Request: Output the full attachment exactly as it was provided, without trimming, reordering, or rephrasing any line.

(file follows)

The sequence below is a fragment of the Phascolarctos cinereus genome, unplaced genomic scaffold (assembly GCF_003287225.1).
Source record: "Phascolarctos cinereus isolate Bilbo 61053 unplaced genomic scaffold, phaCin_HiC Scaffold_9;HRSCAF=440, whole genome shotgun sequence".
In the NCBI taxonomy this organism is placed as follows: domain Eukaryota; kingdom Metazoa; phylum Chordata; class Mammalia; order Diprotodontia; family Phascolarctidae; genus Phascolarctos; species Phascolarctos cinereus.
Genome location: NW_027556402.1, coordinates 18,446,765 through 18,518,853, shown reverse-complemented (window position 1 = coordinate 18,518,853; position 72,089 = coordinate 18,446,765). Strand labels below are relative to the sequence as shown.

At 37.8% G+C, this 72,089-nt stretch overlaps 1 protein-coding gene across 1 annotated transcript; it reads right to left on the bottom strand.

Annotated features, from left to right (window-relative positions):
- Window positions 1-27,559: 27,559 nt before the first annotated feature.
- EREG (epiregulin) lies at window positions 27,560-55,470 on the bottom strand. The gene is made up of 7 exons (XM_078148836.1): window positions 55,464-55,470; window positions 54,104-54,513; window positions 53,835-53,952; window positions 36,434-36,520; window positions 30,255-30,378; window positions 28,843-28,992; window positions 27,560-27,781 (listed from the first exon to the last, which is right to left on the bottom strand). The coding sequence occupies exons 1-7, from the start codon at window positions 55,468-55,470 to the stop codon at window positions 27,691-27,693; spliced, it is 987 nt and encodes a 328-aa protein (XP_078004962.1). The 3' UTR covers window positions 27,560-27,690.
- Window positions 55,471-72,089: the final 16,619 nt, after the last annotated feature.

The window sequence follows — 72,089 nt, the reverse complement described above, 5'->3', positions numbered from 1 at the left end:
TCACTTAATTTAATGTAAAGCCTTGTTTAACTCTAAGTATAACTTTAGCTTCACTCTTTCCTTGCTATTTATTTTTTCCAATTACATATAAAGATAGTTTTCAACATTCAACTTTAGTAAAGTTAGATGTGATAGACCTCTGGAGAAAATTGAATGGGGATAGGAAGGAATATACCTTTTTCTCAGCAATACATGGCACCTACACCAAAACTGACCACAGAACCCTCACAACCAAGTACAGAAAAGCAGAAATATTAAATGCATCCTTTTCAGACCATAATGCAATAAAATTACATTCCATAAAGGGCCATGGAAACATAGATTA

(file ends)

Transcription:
The sequence below is a fragment of the Phascolarctos cinereus genome, unplaced genomic scaffold (assembly GCF_003287225.1).
Source record: "Phascolarctos cinereus isolate Bilbo 61053 unplaced genomic scaffold, phaCin_HiC Scaffold_9;HRSCAF=440, whole genome shotgun sequence".
In the NCBI taxonomy this organism is placed as follows: domain Eukaryota; kingdom Metazoa; phylum Chordata; class Mammalia; order Diprotodontia; family Phascolarctidae; genus Phascolarctos; species Phascolarctos cinereus.
Genome location: NW_027556402.1, coordinates 18,446,765 through 18,518,853, shown reverse-complemented (window position 1 = coordinate 18,518,853; position 72,089 = coordinate 18,446,765). Strand labels below are relative to the sequence as shown.

At 37.8% G+C, this 72,089-nt stretch overlaps 1 protein-coding gene across 1 annotated transcript; it reads right to left on the bottom strand.

Annotated features, from left to right (window-relative positions):
- Window positions 1-27,559: 27,559 nt before the first annotated feature.
- EREG (epiregulin) lies at window positions 27,560-55,470 on the bottom strand. The gene is made up of 7 exons (XM_078148836.1): window positions 55,464-55,470; window positions 54,104-54,513; window positions 53,835-53,952; window positions 36,434-36,520; window positions 30,255-30,378; window positions 28,843-28,992; window positions 27,560-27,781 (listed from the first exon to the last, which is right to left on the bottom strand). The coding sequence occupies exons 1-7, from the start codon at window positions 55,468-55,470 to the stop codon at window positions 27,691-27,693; spliced, it is 987 nt and encodes a 328-aa protein (XP_078004962.1). The 3' UTR covers window positions 27,560-27,690.
- Window positions 55,471-72,089: the final 16,619 nt, after the last annotated feature.

The window sequence follows — 72,089 nt, the reverse complement described above, 5'->3', positions numbered from 1 at the left end:
TCACTTAATTTAATGTAAAGCCTTGTTTAACTCTAAGTATAACTTTAGCTTCACTCTTTCCTTGCTATTTATTTTTTCCAATTACATATAAAGATAGTTTTCAACATTCAACTTTAGTAAAGTTAGATGTGATAGACCTCTGGAGAAAATTGAATGGGGATAGGAAGGAATATACCTTTTTCTCAGCAATACATGGCACCTACACCAAAACTGACCACAGAACCCTCACAACCAAGTACAGAAAAGCAGAAATATTAAATGCATCCTTTTCAGACCATAATGCAATAAAATTACATTCCATAAAGGGCCATGGAAACATAGATTA